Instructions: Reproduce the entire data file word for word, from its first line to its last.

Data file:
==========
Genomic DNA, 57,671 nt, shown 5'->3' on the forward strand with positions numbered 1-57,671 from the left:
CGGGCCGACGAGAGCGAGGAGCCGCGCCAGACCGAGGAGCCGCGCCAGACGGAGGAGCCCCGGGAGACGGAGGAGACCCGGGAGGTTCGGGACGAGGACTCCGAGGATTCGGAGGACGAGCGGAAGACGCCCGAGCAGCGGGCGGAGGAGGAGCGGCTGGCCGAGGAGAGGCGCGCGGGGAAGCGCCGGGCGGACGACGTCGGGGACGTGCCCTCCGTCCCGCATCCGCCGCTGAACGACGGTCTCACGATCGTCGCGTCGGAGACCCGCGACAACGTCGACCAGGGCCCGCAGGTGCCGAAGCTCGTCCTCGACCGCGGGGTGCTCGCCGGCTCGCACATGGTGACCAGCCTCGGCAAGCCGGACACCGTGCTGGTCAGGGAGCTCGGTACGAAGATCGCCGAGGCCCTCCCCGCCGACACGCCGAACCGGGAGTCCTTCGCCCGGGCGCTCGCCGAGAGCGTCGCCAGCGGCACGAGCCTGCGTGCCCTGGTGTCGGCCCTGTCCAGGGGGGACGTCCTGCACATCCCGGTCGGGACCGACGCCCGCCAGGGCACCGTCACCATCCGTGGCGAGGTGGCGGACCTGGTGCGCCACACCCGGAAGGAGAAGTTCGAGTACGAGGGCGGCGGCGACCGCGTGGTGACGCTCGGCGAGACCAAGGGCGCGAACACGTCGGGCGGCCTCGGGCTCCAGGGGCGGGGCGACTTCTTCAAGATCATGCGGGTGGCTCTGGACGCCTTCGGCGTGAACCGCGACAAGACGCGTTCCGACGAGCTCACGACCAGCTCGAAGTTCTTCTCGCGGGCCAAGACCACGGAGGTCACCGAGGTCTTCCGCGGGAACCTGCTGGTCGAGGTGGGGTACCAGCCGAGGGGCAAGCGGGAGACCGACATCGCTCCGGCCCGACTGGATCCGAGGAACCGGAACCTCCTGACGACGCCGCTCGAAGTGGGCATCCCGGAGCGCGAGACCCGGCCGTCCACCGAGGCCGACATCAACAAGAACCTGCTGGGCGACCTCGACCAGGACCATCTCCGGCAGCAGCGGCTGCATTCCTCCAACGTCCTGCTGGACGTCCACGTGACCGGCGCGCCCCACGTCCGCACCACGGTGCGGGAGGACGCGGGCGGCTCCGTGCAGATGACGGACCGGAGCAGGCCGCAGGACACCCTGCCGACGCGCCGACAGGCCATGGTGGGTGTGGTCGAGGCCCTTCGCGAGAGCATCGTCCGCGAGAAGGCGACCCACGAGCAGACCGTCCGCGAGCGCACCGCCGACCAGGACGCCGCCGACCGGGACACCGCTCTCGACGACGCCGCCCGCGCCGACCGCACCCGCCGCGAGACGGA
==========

Genomic DNA, 57,671 nt, shown 5'->3' on the forward strand with positions numbered 1-57,671 from the left:
CGGGCCGACGAGAGCGAGGAGCCGCGCCAGACCGAGGAGCCGCGCCAGACGGAGGAGCCCCGGGAGACGGAGGAGACCCGGGAGGTTCGGGACGAGGACTCCGAGGATTCGGAGGACGAGCGGAAGACGCCCGAGCAGCGGGCGGAGGAGGAGCGGCTGGCCGAGGAGAGGCGCGCGGGGAAGCGCCGGGCGGACGACGTCGGGGACGTGCCCTCCGTCCCGCATCCGCCGCTGAACGACGGTCTCACGATCGTCGCGTCGGAGACCCGCGACAACGTCGACCAGGGCCCGCAGGTGCCGAAGCTCGTCCTCGACCGCGGGGTGCTCGCCGGCTCGCACATGGTGACCAGCCTCGGCAAGCCGGACACCGTGCTGGTCAGGGAGCTCGGTACGAAGATCGCCGAGGCCCTCCCCGCCGACACGCCGAACCGGGAGTCCTTCGCCCGGGCGCTCGCCGAGAGCGTCGCCAGCGGCACGAGCCTGCGTGCCCTGGTGTCGGCCCTGTCCAGGGGGGACGTCCTGCACATCCCGGTCGGGACCGACGCCCGCCAGGGCACCGTCACCATCCGTGGCGAGGTGGCGGACCTGGTGCGCCACACCCGGAAGGAGAAGTTCGAGTACGAGGGCGGCGGCGACCGCGTGGTGACGCTCGGCGAGACCAAGGGCGCGAACACGTCGGGCGGCCTCGGGCTCCAGGGGCGGGGCGACTTCTTCAAGATCATGCGGGTGGCTCTGGACGCCTTCGGCGTGAACCGCGACAAGACGCGTTCCGACGAGCTCACGACCAGCTCGAAGTTCTTCTCGCGGGCCAAGACCACGGAGGTCACCGAGGTCTTCCGCGGGAACCTGCTGGTCGAGGTGGGGTACCAGCCGAGGGGCAAGCGGGAGACCGACATCGCTCCGGCCCGACTGGATCCGAGGAACCGGAACCTCCTGACGACGCCGCTCGAAGTGGGCATCCCGGAGCGCGAGACCCGGCCGTCCACCGAGGCCGACATCAACAAGAACCTGCTGGGCGACCTCGACCAGGACCATCTCCGGCAGCAGCGGCTGCATTCCTCCAACGTCCTGCTGGACGTCCACGTGACCGGCGCGCCCCACGTCCGCACCACGGTGCGGGAGGACGCGGGCGGCTCCGTGCAGATGACGGACCGGAGCAGGCCGCAGGACACCCTGCCGACGCGCCGACAGGCCATGGTGGGTGTGGTCGAGGCCCTTCGCGAGAGCATCGTCCGCGAGAAGGCGACCCACGAGCAGACCGTCCGCGAGCGCACCGCCGACCAGGACGCCGCCGACCGGGACACCGCTCTCGACGACGCCGCCCGCGCCGACCGCACCCGCCGCGAGACGGA